Where things are likely to be by 2020
More software companies and consultancies are developing tools and templates to do this for clients. It still may not be a commonplace activity within S&OP processes or supply-chain teams, but because it reduces complexity, reduces costs, improves bottom lines, frees up extra capacity for making higher-margin products and truly is a risk mitigation tactic, we feel it will become more of a quarterly exercise within mature S&OP processes. Why? Because the driving goal of the Stage Three S&OP process is — Profitability!

The Outlook: Beyond 2020

Benefits — 57-percent SKU reduction equated to $7.5m margin improvement, cost-to-serve reduction of 1-2 EBIT points and improved free cash of 1-2 points. In 2014, P&G’s CEO said, “We’re going to create a faster-growing and more profitable company that is far simpler to manage.” They dumped 90 brands representing 10 percent of their revenue. As of June 2016, P&G’s revenue dropped 8 percent, but their EPS increased 283 percent and Free Cash improved by 115 percent, Y-O-Y.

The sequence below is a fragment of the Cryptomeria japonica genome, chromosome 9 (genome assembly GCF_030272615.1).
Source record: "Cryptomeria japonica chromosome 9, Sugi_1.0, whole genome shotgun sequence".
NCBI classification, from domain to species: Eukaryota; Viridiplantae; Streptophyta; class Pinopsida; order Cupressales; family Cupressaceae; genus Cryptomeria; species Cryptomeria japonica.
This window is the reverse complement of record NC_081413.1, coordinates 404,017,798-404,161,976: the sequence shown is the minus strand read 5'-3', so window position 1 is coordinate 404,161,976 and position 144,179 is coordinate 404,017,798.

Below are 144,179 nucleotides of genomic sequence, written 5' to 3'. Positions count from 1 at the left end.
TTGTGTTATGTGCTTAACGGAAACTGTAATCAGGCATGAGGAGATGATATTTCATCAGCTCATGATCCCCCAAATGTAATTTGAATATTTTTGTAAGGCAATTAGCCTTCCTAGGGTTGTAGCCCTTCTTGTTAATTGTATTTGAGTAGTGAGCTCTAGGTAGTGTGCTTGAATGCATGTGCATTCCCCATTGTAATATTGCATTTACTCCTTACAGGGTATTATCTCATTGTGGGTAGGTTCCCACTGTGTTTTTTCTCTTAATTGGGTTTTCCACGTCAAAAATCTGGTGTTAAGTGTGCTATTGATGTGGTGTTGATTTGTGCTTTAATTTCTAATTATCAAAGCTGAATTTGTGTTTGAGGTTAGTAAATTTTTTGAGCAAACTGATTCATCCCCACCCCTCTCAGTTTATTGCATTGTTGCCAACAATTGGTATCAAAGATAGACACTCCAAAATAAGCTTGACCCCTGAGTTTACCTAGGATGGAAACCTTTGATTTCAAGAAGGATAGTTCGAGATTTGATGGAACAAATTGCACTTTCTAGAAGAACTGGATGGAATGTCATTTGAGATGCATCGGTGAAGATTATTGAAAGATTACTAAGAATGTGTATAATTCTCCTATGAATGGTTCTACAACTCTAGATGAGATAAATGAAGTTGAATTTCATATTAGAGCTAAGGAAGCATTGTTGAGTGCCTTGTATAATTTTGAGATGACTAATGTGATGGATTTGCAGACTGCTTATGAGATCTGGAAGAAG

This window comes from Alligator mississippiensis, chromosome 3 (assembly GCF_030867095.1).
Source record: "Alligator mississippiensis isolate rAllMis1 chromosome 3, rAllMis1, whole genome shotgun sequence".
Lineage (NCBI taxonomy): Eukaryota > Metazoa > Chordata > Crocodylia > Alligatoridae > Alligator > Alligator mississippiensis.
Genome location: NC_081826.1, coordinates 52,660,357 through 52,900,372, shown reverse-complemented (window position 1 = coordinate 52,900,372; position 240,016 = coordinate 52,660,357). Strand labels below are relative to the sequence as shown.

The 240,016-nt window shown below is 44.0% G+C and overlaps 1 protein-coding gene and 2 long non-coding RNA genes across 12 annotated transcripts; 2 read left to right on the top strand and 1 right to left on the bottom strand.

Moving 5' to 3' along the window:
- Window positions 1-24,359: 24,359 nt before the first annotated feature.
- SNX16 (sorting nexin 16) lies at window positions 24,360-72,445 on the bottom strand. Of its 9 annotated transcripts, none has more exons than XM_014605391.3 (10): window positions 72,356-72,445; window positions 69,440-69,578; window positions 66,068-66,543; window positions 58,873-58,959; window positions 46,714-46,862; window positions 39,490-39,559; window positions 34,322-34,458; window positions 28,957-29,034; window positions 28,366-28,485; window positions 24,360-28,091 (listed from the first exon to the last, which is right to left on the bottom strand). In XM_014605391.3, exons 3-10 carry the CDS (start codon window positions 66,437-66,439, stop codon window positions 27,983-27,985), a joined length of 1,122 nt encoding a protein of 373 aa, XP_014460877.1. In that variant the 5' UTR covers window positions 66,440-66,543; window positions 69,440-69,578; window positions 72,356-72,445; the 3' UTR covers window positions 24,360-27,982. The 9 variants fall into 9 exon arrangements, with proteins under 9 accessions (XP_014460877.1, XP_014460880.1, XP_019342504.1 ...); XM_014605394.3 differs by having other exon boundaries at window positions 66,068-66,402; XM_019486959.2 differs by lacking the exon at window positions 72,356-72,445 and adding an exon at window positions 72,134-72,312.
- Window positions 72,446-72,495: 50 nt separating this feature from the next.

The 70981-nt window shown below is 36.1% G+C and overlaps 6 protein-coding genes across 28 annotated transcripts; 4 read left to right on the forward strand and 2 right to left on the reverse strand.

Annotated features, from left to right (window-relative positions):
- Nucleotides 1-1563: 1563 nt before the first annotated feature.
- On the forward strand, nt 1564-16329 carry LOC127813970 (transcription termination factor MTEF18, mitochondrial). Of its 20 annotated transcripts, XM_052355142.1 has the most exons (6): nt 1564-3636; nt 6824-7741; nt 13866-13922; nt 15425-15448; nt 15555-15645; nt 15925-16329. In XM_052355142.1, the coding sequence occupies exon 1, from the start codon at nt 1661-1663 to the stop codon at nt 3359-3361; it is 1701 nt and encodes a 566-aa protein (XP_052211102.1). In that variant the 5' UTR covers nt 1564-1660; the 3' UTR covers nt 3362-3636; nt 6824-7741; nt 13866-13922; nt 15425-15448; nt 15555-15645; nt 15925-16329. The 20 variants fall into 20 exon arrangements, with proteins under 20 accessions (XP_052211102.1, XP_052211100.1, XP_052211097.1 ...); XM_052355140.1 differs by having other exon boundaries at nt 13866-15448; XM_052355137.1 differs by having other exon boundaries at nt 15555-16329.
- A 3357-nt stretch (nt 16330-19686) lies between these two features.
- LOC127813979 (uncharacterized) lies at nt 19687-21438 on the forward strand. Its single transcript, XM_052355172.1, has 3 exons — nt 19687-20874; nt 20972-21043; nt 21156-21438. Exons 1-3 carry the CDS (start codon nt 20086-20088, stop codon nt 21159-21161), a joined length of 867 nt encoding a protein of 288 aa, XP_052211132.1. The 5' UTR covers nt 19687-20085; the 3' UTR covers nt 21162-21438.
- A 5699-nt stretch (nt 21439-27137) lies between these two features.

Over the last five years, companies like Aberdeen, PwC's management subsidiary PRTM and other research organizations have been asking the same questions over and over about the use of these methods. Here's a synopsis of the outcomes of their surveys. First, about 56 percent of companies say they have too many products for their resources and ONLY about 10 percent constantly monitor/or stop producing underperforming products/SKUs. There's more. On average, almost 75 percent of respondents have said they plan to increase the number of international customers and will expand their product variations. (Code for SKU Proliferation!) PRTM, back in 2011, gave this synopsis: "Most companies are looking to international customers for future growth, yet very few are prepared for the complexity that results from serving global customers with regionally customized products."

What needs to be done by 2020